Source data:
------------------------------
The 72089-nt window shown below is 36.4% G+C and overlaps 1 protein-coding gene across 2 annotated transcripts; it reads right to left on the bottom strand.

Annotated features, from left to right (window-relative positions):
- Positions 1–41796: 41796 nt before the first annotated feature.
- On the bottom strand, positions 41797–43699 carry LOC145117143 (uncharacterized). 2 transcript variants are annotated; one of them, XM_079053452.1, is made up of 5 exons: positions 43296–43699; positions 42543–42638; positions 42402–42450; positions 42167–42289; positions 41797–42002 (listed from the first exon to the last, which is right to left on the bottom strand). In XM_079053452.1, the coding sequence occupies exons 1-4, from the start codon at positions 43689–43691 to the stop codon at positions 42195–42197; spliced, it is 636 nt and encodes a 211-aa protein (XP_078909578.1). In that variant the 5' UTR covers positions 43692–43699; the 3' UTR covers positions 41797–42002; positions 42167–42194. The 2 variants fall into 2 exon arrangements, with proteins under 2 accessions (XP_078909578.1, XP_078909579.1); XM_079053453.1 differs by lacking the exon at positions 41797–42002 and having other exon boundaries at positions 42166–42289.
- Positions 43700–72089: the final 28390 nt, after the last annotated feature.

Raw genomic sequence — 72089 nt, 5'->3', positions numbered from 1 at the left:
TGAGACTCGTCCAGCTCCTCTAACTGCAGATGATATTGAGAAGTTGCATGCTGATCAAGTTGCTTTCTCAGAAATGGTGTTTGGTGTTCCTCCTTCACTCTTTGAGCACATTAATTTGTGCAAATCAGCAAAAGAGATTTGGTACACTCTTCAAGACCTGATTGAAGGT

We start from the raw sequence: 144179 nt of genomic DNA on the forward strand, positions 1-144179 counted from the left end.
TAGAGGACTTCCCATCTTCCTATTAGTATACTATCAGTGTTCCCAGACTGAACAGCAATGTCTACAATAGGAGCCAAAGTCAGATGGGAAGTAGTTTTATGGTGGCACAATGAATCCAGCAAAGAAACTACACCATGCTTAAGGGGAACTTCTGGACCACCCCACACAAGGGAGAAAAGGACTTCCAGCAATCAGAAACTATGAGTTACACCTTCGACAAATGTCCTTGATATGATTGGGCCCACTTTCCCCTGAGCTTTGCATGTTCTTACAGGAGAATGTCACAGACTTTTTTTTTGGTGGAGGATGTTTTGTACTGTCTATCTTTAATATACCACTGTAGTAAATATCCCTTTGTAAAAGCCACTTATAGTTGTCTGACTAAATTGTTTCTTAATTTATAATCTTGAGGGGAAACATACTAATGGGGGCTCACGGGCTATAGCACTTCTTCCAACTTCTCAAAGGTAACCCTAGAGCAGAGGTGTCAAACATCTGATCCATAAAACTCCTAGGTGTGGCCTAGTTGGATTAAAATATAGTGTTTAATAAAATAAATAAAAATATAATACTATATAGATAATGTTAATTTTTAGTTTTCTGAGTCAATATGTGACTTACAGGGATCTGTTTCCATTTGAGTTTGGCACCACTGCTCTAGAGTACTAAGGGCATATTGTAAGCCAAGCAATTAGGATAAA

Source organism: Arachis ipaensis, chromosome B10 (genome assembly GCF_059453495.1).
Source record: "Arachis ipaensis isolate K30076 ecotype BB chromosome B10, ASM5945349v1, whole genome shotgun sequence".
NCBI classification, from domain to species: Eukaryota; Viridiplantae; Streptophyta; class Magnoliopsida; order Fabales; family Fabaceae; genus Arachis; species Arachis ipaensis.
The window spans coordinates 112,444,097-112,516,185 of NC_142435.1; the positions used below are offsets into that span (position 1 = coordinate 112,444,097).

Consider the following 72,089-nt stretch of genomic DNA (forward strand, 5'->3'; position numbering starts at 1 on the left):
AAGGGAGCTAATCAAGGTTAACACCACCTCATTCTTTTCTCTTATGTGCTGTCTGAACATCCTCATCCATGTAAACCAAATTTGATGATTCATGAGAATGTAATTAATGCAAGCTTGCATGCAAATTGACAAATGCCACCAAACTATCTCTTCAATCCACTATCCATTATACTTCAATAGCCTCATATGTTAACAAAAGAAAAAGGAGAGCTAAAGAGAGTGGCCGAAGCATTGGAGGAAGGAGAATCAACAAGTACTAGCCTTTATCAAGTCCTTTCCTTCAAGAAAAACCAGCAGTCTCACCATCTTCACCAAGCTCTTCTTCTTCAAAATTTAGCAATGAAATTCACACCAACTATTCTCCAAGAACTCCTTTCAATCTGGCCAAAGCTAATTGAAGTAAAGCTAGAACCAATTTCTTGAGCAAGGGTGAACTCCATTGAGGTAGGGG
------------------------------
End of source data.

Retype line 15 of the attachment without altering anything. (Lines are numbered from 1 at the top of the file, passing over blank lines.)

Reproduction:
AAGGGAGCTAATCAAGGTTAACACCACCTCATTCTTTTCTCTTATGTGCTGTCTGAACATCCTCATCCATGTAAACCAAATTTGATGATTCATGAGAATGTAATTAATGCAAGCTTGCATGCAAATTGACAAATGCCACCAAACTATCTCTTCAATCCACTATCCATTATACTTCAATAGCCTCATATGTTAACAAAAGAAAAAGGAGAGCTAAAGAGAGTGGCCGAAGCATTGGAGGAAGGAGAATCAACAAGTACTAGCCTTTATCAAGTCCTTTCCTTCAAGAAAAACCAGCAGTCTCACCATCTTCACCAAGCTCTTCTTCTTCAAAATTTAGCAATGAAATTCACACCAACTATTCTCCAAGAACTCCTTTCAATCTGGCCAAAGCTAATTGAAGTAAAGCTAGAACCAATTTCTTGAGCAAGGGTGAACTCCATTGAGGTAGGGG